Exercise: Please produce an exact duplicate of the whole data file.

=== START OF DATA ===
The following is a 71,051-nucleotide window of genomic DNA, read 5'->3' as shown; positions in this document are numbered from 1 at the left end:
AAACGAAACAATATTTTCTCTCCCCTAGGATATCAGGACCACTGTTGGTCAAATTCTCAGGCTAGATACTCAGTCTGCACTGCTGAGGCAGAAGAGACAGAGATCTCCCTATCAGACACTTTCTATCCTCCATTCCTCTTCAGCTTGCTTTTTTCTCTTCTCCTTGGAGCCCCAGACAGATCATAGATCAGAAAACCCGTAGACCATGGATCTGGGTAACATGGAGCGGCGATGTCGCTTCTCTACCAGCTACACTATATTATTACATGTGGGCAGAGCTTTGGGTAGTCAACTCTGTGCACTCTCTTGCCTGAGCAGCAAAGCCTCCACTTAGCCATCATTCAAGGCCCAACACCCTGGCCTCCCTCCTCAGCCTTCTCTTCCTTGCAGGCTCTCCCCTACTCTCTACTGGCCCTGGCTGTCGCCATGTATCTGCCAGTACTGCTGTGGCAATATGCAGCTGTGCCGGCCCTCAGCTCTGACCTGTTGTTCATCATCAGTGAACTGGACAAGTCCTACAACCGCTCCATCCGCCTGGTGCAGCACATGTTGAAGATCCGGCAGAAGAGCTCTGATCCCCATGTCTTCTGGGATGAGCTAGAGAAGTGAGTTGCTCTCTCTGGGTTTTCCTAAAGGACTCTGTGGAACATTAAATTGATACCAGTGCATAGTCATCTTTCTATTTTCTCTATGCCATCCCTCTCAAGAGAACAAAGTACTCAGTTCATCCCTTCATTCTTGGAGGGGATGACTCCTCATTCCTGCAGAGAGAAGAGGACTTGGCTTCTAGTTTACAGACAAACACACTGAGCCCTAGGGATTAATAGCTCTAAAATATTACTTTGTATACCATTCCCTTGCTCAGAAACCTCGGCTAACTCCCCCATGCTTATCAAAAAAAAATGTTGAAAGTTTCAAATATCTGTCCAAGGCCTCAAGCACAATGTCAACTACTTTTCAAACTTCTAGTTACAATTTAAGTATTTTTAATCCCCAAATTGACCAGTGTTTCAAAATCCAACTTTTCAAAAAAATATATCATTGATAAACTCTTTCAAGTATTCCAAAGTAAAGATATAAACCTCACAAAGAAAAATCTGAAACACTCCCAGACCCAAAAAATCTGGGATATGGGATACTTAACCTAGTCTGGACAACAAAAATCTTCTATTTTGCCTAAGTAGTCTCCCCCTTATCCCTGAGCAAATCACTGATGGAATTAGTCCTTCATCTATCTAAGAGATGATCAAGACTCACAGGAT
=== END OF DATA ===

The following is a 71,051-nucleotide window of genomic DNA, read 5'->3' as shown; positions in this document are numbered from 1 at the left end:
AAACGAAACAATATTTTCTCTCCCCTAGGATATCAGGACCACTGTTGGTCAAATTCTCAGGCTAGATACTCAGTCTGCACTGCTGAGGCAGAAGAGACAGAGATCTCCCTATCAGACACTTTCTATCCTCCATTCCTCTTCAGCTTGCTTTTTTCTCTTCTCCTTGGAGCCCCAGACAGATCATAGATCAGAAAACCCGTAGACCATGGATCTGGGTAACATGGAGCGGCGATGTCGCTTCTCTACCAGCTACACTATATTATTACATGTGGGCAGAGCTTTGGGTAGTCAACTCTGTGCACTCTCTTGCCTGAGCAGCAAAGCCTCCACTTAGCCATCATTCAAGGCCCAACACCCTGGCCTCCCTCCTCAGCCTTCTCTTCCTTGCAGGCTCTCCCCTACTCTCTACTGGCCCTGGCTGTCGCCATGTATCTGCCAGTACTGCTGTGGCAATATGCAGCTGTGCCGGCCCTCAGCTCTGACCTGTTGTTCATCATCAGTGAACTGGACAAGTCCTACAACCGCTCCATCCGCCTGGTGCAGCACATGTTGAAGATCCGGCAGAAGAGCTCTGATCCCCATGTCTTCTGGGATGAGCTAGAGAAGTGAGTTGCTCTCTCTGGGTTTTCCTAAAGGACTCTGTGGAACATTAAATTGATACCAGTGCATAGTCATCTTTCTATTTTCTCTATGCCATCCCTCTCAAGAGAACAAAGTACTCAGTTCATCCCTTCATTCTTGGAGGGGATGACTCCTCATTCCTGCAGAGAGAAGAGGACTTGGCTTCTAGTTTACAGACAAACACACTGAGCCCTAGGGATTAATAGCTCTAAAATATTACTTTGTATACCATTCCCTTGCTCAGAAACCTCGGCTAACTCCCCCATGCTTATCAAAAAAAAATGTTGAAAGTTTCAAATATCTGTCCAAGGCCTCAAGCACAATGTCAACTACTTTTCAAACTTCTAGTTACAATTTAAGTATTTTTAATCCCCAAATTGACCAGTGTTTCAAAATCCAACTTTTCAAAAAAATATATCATTGATAAACTCTTTCAAGTATTCCAAAGTAAAGATATAAACCTCACAAAGAAAAATCTGAAACACTCCCAGACCCAAAAAATCTGGGATATGGGATACTTAACCTAGTCTGGACAACAAAAATCTTCTATTTTGCCTAAGTAGTCTCCCCCTTATCCCTGAGCAAATCACTGATGGAATTAGTCCTTCATCTATCTAAGAGATGATCAAGACTCACAGGAT